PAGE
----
It is with the above background, we studied the drain-
age of the area along the CMF between Imphal and Mao
in Manipur, which are the tributaries of the tectonically
controlled Imphal and Barak River. The course of the
Imphal river and the Upper Barak River is controlled by
the CMF. The NNE-SSW trending CMF is regarded as a
strike slip structural discontinuity and mechanically as-
sociated with collision of the Indian plate and Burmese
micro-plate [9]. Creeping segments of a strike slip fault
are often characterized by high rates of microseismicity
on or near a fault [9]. Microseismicity releases only a
small fraction of slip occurring on the fault, with major-
ity of the accumulating elastic strain being released by
aseismic creep or by rare large events. The ability to dis-
tinguish between creeping and non-creeping patches on
faults and to determine the resulting accumulated slip
deficit is important in assessing the seismic hazards as-
sociated with faults [10]. Creeping faults were first iden-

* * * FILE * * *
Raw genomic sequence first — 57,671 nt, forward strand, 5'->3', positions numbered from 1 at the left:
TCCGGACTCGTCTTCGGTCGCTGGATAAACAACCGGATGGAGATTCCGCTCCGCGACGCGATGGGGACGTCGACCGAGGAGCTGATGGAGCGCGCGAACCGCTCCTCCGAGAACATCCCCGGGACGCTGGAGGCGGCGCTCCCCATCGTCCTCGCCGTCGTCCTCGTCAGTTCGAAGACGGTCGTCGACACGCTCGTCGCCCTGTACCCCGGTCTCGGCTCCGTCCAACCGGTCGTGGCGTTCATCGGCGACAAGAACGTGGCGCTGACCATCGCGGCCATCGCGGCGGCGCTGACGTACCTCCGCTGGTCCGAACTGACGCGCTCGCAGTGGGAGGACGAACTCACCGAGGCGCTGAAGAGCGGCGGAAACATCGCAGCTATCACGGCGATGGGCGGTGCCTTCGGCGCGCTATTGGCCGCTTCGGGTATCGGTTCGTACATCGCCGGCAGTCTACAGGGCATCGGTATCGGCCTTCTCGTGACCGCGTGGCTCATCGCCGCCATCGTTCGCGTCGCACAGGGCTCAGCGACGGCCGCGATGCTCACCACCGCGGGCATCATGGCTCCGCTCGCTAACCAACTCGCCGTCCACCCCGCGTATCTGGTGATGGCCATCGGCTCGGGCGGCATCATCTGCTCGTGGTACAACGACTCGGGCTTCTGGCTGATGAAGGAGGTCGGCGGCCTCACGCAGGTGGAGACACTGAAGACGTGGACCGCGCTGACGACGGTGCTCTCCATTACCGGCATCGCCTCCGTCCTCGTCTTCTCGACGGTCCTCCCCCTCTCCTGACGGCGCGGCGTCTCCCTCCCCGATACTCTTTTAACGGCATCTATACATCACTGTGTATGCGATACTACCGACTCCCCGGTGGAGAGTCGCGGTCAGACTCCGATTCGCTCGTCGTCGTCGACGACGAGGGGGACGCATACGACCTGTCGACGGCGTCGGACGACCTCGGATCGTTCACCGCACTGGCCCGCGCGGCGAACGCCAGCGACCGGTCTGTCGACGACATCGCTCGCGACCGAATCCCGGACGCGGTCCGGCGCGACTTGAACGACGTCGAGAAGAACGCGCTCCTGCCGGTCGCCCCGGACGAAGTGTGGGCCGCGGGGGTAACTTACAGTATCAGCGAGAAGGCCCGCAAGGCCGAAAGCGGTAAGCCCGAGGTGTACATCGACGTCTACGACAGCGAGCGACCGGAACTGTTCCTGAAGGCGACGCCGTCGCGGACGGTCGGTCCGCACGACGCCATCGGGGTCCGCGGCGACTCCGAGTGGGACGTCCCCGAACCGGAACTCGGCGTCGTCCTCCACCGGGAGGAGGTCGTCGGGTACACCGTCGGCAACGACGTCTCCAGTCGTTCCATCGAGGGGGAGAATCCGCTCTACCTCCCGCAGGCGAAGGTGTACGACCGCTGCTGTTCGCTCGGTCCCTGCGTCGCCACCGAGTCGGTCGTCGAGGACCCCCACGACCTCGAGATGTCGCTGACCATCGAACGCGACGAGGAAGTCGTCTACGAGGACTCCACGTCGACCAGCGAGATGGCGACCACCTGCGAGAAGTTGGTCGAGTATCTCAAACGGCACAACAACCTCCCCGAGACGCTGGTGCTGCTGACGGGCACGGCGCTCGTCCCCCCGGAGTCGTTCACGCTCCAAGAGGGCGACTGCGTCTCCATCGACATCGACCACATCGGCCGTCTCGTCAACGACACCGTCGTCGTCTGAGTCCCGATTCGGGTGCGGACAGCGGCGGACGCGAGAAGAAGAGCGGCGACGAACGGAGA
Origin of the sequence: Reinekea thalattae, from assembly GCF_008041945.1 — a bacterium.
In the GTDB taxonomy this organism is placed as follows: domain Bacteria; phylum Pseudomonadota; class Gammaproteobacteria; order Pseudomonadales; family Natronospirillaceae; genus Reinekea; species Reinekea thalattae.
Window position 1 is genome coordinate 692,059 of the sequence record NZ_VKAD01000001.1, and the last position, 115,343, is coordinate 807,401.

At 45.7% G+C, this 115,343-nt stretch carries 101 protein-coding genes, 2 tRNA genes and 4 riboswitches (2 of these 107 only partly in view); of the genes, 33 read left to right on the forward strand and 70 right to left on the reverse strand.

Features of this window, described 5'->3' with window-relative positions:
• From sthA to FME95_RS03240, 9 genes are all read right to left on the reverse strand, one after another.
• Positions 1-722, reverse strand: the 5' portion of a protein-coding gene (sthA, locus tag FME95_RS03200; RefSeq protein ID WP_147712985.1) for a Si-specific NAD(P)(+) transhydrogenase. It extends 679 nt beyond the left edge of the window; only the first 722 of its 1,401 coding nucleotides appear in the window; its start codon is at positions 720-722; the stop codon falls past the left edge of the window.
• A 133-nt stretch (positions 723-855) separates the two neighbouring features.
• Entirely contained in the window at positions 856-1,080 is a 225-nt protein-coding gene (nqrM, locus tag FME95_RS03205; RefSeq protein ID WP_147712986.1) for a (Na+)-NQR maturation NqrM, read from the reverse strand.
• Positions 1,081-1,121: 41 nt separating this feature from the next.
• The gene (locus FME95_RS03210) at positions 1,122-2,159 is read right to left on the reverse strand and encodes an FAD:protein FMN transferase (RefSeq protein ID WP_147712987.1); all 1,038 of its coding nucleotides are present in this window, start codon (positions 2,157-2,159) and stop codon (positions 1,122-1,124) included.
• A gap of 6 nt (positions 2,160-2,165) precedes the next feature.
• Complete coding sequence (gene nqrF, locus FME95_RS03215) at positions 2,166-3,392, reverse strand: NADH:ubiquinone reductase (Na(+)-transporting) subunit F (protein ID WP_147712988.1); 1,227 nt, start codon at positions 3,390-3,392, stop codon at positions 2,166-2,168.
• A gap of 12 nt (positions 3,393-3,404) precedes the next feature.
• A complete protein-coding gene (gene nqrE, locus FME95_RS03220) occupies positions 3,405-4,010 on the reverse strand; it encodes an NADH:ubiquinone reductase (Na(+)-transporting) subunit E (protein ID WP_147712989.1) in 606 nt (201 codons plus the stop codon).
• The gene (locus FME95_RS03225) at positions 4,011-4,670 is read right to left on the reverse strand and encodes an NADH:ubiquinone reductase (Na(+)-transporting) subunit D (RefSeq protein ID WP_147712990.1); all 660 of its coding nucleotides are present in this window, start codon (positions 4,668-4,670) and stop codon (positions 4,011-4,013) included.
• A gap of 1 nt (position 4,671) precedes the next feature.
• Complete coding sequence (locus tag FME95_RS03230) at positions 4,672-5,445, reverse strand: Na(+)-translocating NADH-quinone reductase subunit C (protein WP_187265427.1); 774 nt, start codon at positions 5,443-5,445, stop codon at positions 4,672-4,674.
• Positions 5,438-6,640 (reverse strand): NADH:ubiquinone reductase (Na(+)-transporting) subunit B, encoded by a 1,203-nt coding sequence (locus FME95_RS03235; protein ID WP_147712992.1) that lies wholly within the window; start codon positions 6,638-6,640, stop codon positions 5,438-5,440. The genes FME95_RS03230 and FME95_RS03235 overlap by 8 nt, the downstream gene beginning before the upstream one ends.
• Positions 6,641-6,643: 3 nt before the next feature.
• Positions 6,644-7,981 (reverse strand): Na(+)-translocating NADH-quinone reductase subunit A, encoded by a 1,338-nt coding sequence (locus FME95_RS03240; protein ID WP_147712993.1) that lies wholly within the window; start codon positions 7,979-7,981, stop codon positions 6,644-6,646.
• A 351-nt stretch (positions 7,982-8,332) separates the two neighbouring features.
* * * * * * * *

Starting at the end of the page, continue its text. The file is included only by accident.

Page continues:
tified along the San Andreas Fault in central California,
where cultural features were progressively off set [11]. It
has been noted that structures observed on certain types
of landslides are strikingly similar to those associated
with crustal scale tectonics [12]. These landslides may
provide useful analogues for the study of process in-
volved in crustal scale tectonics. In the present study,
detailed studies of individual landslide have not included,
beyond the scope of this paper.
In the present study the CMF has a regional extent of
300 km from the Kohima (Nagaland) to northern Mizo-
ram and displays creeping as well as microseismicity.
The database on earthquakes in the area indicates that the
triggering of earthquakes (4.0 and above) is not very
frequent. The existing database, which covers only the
past 30 years, indicates only nine 4.3 to 5.9 M magnitude
earthquakes occurred in the vicinity of the CMF. The
fault plane solutions indicate thrust and strike slip